Concert review by JD Alvarez
In 1986 John Hughes made a teen romantic comedy-drama film about teenage love and social cliques. The movie featured Molly Ringwald, Andrew McCarthy and Jon Cryer. These three would be household names in the years to come. On the flip side, the movie soundtrack was simply spectacular. It was a formula Hughes would use in other hit films later in the decade. As a result, this soundtrack made certain bands more mainstream and synonymous with the 80’s. Bands like the Smiths, Psychedelic Furs, Echo and the Bunnymen, New Order and Orchestral Manoeuvres In The Dark, or better known by the acronym OMD to their faithful fans.
Since then, these bands have gone their separate ways, and come back to the latest emergence of 80’s reunion tours. Some simply headlining their own tours because of their fan base. One band that has the love and admiration of their fans all these years later is OMD.
It’s difficult to explain what genre OMD is if you haven’t followed them. Their own website classifies them as Electronic, Alternative and Experimental. Others have tagged them as new-wave or synth-pop. Inasmuch as you would like to label them, all you have to do is hear their music, you would agree with their fans. There are few words or phrases that can describe them other than saying they’re OMD.
OMD was formed in 1978, but they found their name in the 80’s; launched by Molly’s smile and red locks. The front-men are Andy McCluskey and Paul Humphreys. Together they have put together a string of hits that has an almost angelic sound to it. The original line-up reunited in 2005, and have been recording and touring ever since. This day they hit Los Angeles, California at Club Nokia. This was a perfect spot for their show. This venue is newer by most standards. It’s sleek and has a dynamic acoustic sound to it, perfect for OMD. Following up from their performance at the House of Blues, Anaheim, the boys from Liverpool were ready to set the house on fire.
The band came out wanting to feature some of their new music, but truthfully, people were just so happy to see them. It really didn’t matter what else they played or attempted to feature. It didn’t take long for the crowd to get excited as McCluskey got them screaming to Tesla Girls. The band sounded fresh and tight. McCluskey and Humphreys were dynamic, their vocals were sharp and crisp. McCluskey remains the showman he always was, he hasn’t lost a step. He engaged the crowd with his dancing that is part artistry, some aspects resemble a little bit of that Zack de la Rocha squirmy dance; and what can only be compared to a partial seizure. All of which, the crowd loved.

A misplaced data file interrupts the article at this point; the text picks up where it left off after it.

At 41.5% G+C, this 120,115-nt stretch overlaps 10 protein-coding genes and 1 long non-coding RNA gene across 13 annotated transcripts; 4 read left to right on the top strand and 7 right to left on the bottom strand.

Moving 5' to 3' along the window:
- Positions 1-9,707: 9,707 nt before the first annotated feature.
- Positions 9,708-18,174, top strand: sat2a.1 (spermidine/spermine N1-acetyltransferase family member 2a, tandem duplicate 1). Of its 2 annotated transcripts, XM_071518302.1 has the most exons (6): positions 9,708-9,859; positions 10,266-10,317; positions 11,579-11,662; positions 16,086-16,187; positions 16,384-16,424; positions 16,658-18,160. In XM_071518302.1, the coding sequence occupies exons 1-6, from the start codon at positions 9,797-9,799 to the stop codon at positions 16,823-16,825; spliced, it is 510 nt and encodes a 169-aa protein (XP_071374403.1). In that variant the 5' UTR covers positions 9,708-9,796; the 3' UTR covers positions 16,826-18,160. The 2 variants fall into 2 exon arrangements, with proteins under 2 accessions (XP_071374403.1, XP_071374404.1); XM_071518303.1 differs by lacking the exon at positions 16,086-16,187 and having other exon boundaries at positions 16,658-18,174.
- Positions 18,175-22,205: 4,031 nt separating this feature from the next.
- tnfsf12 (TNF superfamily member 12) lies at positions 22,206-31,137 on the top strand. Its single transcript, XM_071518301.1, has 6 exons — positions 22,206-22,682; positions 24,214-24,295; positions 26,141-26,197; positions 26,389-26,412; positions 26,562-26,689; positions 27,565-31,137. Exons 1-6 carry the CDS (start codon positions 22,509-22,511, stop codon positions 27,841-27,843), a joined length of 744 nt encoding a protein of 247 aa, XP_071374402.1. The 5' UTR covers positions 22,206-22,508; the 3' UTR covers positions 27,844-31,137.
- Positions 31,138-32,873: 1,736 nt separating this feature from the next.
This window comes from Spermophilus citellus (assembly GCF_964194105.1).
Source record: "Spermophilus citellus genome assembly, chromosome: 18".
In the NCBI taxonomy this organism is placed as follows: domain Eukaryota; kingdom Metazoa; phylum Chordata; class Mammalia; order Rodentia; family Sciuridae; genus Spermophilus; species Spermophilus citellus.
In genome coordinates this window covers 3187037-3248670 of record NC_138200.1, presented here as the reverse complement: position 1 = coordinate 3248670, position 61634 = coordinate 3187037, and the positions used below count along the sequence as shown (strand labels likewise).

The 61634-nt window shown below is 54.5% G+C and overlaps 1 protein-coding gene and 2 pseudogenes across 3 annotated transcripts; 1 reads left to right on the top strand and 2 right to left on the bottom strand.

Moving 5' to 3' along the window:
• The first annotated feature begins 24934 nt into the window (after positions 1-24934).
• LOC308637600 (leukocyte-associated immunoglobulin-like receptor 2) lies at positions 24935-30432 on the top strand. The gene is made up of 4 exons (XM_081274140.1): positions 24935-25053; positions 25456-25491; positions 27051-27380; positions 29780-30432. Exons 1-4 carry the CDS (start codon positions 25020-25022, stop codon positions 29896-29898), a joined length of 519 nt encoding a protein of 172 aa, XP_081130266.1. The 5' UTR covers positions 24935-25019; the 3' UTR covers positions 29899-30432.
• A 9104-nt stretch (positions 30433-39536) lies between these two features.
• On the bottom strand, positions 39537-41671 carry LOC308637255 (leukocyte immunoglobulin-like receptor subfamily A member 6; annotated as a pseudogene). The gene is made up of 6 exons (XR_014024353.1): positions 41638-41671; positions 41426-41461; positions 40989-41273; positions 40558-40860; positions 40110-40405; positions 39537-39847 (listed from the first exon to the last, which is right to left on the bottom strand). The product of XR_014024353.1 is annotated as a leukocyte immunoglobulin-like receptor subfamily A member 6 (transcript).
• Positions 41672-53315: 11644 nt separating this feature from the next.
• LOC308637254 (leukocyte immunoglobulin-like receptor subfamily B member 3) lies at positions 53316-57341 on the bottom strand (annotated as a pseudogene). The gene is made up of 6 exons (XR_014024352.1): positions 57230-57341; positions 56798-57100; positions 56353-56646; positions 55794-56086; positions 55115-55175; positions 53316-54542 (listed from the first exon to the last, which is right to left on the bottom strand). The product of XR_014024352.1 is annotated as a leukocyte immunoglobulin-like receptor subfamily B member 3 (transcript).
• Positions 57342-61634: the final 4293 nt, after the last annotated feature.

The crowd was in awe when Paul Humphreys came out from behind his keyboard to sing Forever Live and Die. They shortly followed with their mega-hit If You Leave. They also played some lesser known songs that the only their faithful fans would recognize, or so I thought. Songs like Messages, Souvenir, Joan of Arc and Maid of Orleans. Oddly enough, it seemed like everyone knew the words as they sang along. Most with smiles and childlike angst, while others with tears of joy.
As I looked around Club Nokia, I noticed the crowd ranged from teens to fans in their 60’s, and older. Depending on the song, it was amazing to see how many people of all walks of life were fixed on McCluskey and Humphreys. The dynamic duo continuously thanked the crowd throughout the show for their immense applause and shouts or appreciation. Andy told everyone to put on their dancing shoes as they segwayed into some of their other hits like So In Love, Locomotion, Dreaming and Sailing on the Seven Seas.
They ended the set with their other mega-hit Enola Gay. It didn’t take long for the crowd to convince the band to come back out for an encore.
They gave the crowd what they wanted. They ended the show with Secret and crowd favorite Electricity. Both McCluskey and Humphreys were genuinely moved by the applause from the crowd. They mentioned that it may be a while, but they would come back to Los Angeles. It was a great night for those who went to Club Nokia on October 7, 2011.
For more information on OMD, visit them at their sites at:
OMD features: Andy McCluskey, Paul Humphreys, Martin Cooper and Malcolm Holmes